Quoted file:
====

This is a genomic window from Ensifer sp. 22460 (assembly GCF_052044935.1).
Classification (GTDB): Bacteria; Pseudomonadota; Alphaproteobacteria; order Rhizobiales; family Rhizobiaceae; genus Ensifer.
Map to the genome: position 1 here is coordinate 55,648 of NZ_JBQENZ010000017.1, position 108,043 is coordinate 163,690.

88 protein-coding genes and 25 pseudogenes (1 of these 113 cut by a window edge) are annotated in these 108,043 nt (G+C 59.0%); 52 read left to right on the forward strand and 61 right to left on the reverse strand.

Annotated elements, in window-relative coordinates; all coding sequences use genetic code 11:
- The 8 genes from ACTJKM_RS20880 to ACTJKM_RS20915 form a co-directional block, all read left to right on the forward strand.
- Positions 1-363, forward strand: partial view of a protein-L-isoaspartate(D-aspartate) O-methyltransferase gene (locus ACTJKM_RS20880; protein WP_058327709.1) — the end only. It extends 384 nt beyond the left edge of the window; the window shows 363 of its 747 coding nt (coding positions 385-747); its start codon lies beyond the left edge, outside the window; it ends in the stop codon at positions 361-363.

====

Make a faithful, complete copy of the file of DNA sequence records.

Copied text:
This is a genomic window from Ensifer sp. 22460 (assembly GCF_052044935.1).
Classification (GTDB): Bacteria; Pseudomonadota; Alphaproteobacteria; order Rhizobiales; family Rhizobiaceae; genus Ensifer.
Map to the genome: position 1 here is coordinate 55,648 of NZ_JBQENZ010000017.1, position 108,043 is coordinate 163,690.

88 protein-coding genes and 25 pseudogenes (1 of these 113 cut by a window edge) are annotated in these 108,043 nt (G+C 59.0%); 52 read left to right on the forward strand and 61 right to left on the reverse strand.

Annotated elements, in window-relative coordinates; all coding sequences use genetic code 11:
- The 8 genes from ACTJKM_RS20880 to ACTJKM_RS20915 form a co-directional block, all read left to right on the forward strand.
- Positions 1-363, forward strand: partial view of a protein-L-isoaspartate(D-aspartate) O-methyltransferase gene (locus ACTJKM_RS20880; protein WP_058327709.1) — the end only. It extends 384 nt beyond the left edge of the window; the window shows 363 of its 747 coding nt (coding positions 385-747); its start codon lies beyond the left edge, outside the window; it ends in the stop codon at positions 361-363.